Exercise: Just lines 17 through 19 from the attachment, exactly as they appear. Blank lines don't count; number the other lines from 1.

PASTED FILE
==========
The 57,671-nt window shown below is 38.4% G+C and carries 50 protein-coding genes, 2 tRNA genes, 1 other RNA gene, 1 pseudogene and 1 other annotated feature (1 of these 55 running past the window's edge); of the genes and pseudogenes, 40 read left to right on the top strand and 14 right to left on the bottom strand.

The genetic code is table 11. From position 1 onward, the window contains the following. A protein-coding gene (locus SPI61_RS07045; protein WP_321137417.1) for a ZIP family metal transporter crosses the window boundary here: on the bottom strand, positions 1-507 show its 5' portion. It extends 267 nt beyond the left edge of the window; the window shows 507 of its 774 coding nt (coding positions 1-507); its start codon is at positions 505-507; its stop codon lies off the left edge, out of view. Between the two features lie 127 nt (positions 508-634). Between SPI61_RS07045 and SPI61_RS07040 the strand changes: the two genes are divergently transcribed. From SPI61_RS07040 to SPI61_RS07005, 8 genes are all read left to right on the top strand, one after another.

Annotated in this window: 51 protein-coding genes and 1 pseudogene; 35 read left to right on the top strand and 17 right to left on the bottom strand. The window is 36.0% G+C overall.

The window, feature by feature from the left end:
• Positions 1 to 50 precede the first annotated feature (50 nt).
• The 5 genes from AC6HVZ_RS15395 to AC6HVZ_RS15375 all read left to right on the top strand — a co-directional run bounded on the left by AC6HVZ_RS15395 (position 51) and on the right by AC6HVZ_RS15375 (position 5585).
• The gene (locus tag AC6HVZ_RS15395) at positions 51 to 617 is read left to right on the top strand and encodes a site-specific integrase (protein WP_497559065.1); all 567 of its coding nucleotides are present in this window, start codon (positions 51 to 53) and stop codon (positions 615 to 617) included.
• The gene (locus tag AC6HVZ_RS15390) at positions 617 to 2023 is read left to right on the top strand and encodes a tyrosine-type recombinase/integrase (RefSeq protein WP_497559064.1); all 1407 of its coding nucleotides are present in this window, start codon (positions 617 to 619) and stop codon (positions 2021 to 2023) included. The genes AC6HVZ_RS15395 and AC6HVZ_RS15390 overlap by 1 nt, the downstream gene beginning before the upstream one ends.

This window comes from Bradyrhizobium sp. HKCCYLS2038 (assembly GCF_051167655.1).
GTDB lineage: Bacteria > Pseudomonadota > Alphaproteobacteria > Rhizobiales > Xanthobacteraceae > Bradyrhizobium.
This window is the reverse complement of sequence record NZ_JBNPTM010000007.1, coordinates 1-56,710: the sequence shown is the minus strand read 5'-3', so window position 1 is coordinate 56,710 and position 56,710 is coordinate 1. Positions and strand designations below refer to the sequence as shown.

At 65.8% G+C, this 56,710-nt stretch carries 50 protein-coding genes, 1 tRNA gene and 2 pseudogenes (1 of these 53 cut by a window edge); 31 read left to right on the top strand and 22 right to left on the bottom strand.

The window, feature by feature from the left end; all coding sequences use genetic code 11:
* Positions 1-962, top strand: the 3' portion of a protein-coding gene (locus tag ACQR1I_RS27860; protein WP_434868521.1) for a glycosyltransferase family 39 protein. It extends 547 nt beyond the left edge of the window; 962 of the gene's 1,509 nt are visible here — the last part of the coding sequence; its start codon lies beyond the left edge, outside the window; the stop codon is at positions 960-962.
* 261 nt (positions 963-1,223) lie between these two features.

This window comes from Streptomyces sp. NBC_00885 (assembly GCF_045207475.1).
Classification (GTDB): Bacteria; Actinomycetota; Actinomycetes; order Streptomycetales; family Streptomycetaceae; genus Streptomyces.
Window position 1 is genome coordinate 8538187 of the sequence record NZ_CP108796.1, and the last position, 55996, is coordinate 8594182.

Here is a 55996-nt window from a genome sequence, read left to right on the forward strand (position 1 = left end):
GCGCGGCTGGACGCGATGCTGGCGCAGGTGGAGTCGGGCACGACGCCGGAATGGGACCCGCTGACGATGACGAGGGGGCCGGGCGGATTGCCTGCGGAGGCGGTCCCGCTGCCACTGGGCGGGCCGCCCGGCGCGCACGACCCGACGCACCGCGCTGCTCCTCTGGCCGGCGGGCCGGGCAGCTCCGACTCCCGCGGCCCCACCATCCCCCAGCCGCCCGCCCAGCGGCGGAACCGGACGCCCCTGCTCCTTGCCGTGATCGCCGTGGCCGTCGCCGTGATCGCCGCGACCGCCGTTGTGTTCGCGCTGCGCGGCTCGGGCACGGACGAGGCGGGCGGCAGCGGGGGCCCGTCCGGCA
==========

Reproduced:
Classification (GTDB): Bacteria; Actinomycetota; Actinomycetes; order Streptomycetales; family Streptomycetaceae; genus Streptomyces.
Window position 1 is genome coordinate 8538187 of the sequence record NZ_CP108796.1, and the last position, 55996, is coordinate 8594182.

Here is a 55996-nt window from a genome sequence, read left to right on the forward strand (position 1 = left end):